It seems clear that the current workers' compensation laws in Florida balance the rights of workers and employers fairly and in compliance with the Florida Constitution and the U.S. Constitution, writes attorney Justin R. Parafinczuk.
Two Florida courts have rubber stamped the elimination of development rights without compensation to the family that owns a Florida Keys island teeming with birds, write attorney Mark Miller and law student Katie Duke.
Florida's constitutional amendment on medical marijuana is vague in many ways, but employers should feel confident about firing or not hiring anyone who tests positive, writes attorney Charles S. Caulkins.
Attorney Frank A. Santini outlines a Florida law giving wider protection to businesses trying to punish known cyber tamperers.
When it comes to potential litigation, attorneys Dan Small and Michael E. Hantman caution against treating an informal interview as anything short of the real thing.
This may be something you thought you'd never see in court: opposing experts testifying simultaneously, write attorneys Jerry P. Brodsky and Fernando J. Langa.
The Children's Services Council of Broward County is seeking attorneys to represent children in the child welfare system, writes attorney Howard M. Talenfeld.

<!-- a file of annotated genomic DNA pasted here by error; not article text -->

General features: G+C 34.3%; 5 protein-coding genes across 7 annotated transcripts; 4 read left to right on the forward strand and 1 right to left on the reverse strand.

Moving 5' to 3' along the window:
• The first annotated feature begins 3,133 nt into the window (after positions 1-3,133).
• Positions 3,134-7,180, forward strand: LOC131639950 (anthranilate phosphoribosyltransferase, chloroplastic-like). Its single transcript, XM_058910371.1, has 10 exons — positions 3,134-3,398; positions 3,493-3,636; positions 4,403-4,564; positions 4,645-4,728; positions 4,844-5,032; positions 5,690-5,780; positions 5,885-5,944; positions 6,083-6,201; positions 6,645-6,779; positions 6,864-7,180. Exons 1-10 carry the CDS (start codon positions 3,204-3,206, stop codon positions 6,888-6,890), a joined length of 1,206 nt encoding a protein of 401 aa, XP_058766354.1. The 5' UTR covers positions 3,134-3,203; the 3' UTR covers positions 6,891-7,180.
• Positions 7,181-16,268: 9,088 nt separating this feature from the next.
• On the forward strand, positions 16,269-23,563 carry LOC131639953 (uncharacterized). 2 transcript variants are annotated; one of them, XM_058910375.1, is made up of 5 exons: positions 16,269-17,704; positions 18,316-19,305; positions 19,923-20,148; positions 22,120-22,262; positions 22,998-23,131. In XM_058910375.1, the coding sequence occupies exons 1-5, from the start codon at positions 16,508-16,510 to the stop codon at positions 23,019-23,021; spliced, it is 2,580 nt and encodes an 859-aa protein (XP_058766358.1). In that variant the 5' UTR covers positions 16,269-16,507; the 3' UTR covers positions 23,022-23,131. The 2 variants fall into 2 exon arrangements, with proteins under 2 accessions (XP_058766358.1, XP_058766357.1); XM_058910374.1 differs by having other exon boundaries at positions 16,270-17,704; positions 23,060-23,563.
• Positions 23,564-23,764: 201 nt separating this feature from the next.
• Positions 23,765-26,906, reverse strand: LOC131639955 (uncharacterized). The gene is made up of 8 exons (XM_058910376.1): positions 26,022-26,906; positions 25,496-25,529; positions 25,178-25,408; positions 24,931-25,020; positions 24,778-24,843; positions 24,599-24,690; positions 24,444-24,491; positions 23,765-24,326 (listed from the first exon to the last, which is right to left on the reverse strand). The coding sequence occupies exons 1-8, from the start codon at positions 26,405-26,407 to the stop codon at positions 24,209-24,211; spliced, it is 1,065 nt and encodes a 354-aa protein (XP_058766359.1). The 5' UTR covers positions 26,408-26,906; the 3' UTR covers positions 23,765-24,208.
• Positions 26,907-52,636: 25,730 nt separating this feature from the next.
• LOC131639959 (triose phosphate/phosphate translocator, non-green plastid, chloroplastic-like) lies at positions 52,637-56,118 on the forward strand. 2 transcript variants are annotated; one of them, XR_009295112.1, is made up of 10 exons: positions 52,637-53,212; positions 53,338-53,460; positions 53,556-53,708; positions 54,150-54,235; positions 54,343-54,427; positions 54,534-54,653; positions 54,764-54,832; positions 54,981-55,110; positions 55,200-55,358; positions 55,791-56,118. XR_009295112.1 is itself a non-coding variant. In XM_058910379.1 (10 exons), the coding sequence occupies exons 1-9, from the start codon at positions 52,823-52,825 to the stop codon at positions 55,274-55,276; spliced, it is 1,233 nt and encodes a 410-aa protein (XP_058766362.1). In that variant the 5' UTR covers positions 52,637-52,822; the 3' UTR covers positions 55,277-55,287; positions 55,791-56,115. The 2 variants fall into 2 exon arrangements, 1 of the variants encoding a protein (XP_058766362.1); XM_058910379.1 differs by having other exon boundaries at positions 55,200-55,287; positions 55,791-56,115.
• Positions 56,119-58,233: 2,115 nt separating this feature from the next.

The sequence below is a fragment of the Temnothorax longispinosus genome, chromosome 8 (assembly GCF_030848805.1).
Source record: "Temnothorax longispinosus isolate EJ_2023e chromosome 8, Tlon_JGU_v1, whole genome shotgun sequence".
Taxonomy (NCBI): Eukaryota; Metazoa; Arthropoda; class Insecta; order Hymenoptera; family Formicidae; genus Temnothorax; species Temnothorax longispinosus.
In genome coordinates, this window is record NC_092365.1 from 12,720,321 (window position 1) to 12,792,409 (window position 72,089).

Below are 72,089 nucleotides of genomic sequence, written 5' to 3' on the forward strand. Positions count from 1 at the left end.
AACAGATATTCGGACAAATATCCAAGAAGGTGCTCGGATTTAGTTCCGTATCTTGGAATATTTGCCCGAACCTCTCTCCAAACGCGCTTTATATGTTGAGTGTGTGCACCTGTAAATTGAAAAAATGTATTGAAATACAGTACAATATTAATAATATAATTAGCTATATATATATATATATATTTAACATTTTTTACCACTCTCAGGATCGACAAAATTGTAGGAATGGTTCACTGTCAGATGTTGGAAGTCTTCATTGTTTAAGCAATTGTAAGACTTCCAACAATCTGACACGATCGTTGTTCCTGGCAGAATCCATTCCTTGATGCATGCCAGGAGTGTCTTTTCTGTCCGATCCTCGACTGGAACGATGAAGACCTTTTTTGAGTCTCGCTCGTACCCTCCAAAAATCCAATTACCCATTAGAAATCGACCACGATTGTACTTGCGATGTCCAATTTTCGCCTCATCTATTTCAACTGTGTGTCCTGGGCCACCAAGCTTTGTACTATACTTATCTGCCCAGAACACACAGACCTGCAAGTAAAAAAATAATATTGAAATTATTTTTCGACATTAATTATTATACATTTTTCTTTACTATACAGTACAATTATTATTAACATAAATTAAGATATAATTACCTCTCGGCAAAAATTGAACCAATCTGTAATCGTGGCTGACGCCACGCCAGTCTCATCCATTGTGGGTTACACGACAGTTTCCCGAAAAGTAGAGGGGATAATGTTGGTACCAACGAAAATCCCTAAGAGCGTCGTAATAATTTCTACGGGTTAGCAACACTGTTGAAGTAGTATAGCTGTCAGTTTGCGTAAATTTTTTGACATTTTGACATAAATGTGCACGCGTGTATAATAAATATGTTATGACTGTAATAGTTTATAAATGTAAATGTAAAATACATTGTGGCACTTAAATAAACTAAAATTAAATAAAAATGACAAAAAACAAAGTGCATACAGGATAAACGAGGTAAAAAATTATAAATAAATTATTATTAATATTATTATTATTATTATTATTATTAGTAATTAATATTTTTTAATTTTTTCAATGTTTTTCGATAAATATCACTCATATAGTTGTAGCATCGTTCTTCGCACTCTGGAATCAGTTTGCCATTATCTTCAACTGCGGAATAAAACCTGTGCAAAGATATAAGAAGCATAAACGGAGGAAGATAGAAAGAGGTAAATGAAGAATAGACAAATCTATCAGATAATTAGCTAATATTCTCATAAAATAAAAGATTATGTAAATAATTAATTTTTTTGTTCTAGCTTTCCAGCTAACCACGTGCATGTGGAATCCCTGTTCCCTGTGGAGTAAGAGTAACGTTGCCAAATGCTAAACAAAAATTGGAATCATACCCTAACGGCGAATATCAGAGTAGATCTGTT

Federal litigants should consider a contingent settlement arrangement when it appears the sides have reached an insurmountable impasse, writes attorney Robert Visca.
Advances in technology since the last big hurricane hit Florida make insurance claims investigations a lot different from the time of Hurricane Andrew, writes attorney Patricia Preciado.
Trial lawyers need to make sure their witnesses prepare for video depositions to avoid potentially disastrous results, write attorneys Dan Small and Michael E. Hantman.
A federal appeals court decision on the power of the nation's top consumer watchdog raises many questions about regulatory authority, writes attorney Jennifer D. Newton.
When it comes to building a law practice, the words of the late Arnold Palmer apply: "The road to success is always under construction."
To toss or not to toss, that is a key question companies should answer before construction defect litigation becomes a reality.
The Korean receivership for the Hanjin Shipping line comes with complications flowing from foreign law issues and a U.S. bankruptcy case, writes attorney Charles M. Tatelbaum.
A proposed rule would tighten anti-money laundering limits in the realm beyond the usual banking world, writes attorney Gabriel Caballero Jr.
Attorneys Ruben Conitzer and Joseph M. Sternberg explore the tax policies of Hillary Clinton and Donald Trump to assess the likely impact on real estate.